For those who make it to the big time, reputation is everything. In fact, it is priceless.
So publicity-shy Thai billionaire Charoen Sirivadhanabhakdi must find extremely discomfiting the bad publicity dogging Fraser & Neave (F&N). He now owns 90.3 per cent of the conglomerate after mounting a costly $13.7 billion takeover which ended in February.
Still, it is worthwhile to examine if F&N deserves the drubbing: Have the aggrieved parties been unfairly treated by F&N?
Or are they out to exact their own pound of flesh from the Thai billionaire after he paid a hefty 30 per cent premium to F&N's undisturbed price last July to secure the beverage giant?
In recent weeks, the beverage giant found itself battling claims by its erstwhile joint venture partner to buy out the 55 per cent stake of a lucrative beer-making business it runs in Myanmar.
Myanma Economic Holdings (MEHL), linked to the Myanmar military, owns the other 45 per cent of the brewery joint venture and claims it had a "clear right" to buy out F&N's stake.
F&N is also under siege from disgruntled bondholders unhappy with the payout they would be getting in return for agreeing to the spin-off of F&N's property arm as a separate listed firm.
Some market pundits have suggested that the very public spats reflect the hard-nosed manner in which F&N's new owners go about pursuing their businesses.
But so far, F&N has maintained a dignified stand. That, some say, may be unwise in view of the considerable lengths to which its opponents have gone to air their discontent in the media.
On MEHL's claim, F&N maintains that it would "vigorously resist" a claim which it said had no basis. It also questioned MEHL's US$246 million (S$306 million) valuation of its 55 per cent stake in Myanmar Brewery, the company in contention.
As a yardstick for comparison: In the January 2013 letter sent to F&N shareholders advising them of the takeover offer made by Mr Charoen, investment bank JPMorgan valued F&N's stake in Myanmar Brewery at $230 million to $691 million.
Seen in that light, MEHL's $306 million offer would appear to be on the low side. But the stakes are high.
Myanmar Brewery is the country's largest taxpayer with an 83 per cent market share of the beer market through sales of brands such as Myanmar Beer and Myanmar Double Strong.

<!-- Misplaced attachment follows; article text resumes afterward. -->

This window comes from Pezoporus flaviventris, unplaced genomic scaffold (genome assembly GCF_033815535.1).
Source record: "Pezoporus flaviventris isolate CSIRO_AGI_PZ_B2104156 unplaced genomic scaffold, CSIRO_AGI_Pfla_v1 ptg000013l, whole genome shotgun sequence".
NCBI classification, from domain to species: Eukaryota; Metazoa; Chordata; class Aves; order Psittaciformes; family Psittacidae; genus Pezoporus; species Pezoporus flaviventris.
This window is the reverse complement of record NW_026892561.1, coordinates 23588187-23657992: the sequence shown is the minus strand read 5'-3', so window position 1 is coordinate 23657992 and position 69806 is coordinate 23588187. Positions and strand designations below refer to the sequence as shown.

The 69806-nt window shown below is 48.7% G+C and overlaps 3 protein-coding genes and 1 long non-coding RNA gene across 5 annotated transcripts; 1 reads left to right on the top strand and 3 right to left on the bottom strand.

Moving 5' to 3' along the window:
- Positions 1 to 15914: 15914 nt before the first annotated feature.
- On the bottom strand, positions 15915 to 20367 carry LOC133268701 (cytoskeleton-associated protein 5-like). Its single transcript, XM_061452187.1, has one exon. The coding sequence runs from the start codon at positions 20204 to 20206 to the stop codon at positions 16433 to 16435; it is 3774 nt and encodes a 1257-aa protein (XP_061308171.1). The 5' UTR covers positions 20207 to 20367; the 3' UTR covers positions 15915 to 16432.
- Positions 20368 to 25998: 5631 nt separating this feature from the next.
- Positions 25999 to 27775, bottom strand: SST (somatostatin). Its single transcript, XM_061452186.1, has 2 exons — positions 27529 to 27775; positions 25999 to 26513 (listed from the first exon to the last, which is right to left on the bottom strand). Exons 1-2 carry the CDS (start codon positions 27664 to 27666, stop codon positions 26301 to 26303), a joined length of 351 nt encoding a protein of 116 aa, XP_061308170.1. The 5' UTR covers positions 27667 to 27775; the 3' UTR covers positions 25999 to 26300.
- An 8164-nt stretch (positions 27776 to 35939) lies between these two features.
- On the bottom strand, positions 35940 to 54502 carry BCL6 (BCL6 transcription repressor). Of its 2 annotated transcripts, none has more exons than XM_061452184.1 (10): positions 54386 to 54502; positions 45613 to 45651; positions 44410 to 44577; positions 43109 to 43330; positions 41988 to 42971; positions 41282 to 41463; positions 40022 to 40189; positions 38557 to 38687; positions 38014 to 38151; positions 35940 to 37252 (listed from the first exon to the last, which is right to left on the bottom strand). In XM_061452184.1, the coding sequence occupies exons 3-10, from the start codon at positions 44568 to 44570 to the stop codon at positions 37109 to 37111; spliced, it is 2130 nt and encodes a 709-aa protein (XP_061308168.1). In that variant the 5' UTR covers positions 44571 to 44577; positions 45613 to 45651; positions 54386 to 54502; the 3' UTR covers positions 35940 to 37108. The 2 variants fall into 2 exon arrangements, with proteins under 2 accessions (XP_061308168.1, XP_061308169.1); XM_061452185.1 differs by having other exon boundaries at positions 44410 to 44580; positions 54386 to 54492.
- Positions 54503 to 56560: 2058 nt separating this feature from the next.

In the years to come, Myanmar Brewery is likely to become even more valuable as alcoholic consumption in Myanmar catches up to reach the levels seen in neighbouring markets such as Vietnam and Cambodia.
That makes Myanmar Brewery a choice target for deep-pocketed suitors who would be willing to pay a fat premium for it, to get their hands on the rapidly expanding Myanmar beer market - if MEHL successfully dislodges F&N from the brewer.
While MEHL has taken pains to stress that the dispute relates to allowing parties to exercise their contractual rights, it is being watched nervously by the international business community now queueing to do business in Myanmar.
The Financial Times said: "Whatever the legal merits of the case, it is a particular warning about the risks of doing business with institutions linked to the country's still-powerful military."
The spat also highlights broader worries about launching joint ventures with local partners, which are compulsory in some industries - for instance, the offshore oil concessions now up for grabs in Myanmar, it added.
And how about the bondholders' grievances?
It is standard practice in any loan or bond agreement to have a non-disposal clause to ensure that the borrower does not hive off a profitable business that may leave him unable to service his interest payment.
So, before the borrower presses ahead with his divestment plans, he has to get his lender's permission or repay the loan early, together with any outstanding interest.
In F&N's case, servicing the bond coupon payment is not an issue after spinning off its property arm. In fact, the company is even prepared to make early redemption of the bonds with accrued interest and an additional pre-payment equal to half of the bond's coupon to allay any such concerns.
Thus, it is ironic that bondholders should use the non-disposal clause to press F&N for an even better payout, or face a technical default if it goes ahead with its spin-off without their consent.
Whichever way F&N decides to go in dealing with its disgruntled Myanmar partner and unhappy bondholders, there will be huge ramifications on the way businesses are conducted here and elsewhere in the region. It should tread carefully, lest it set a bad precedent.
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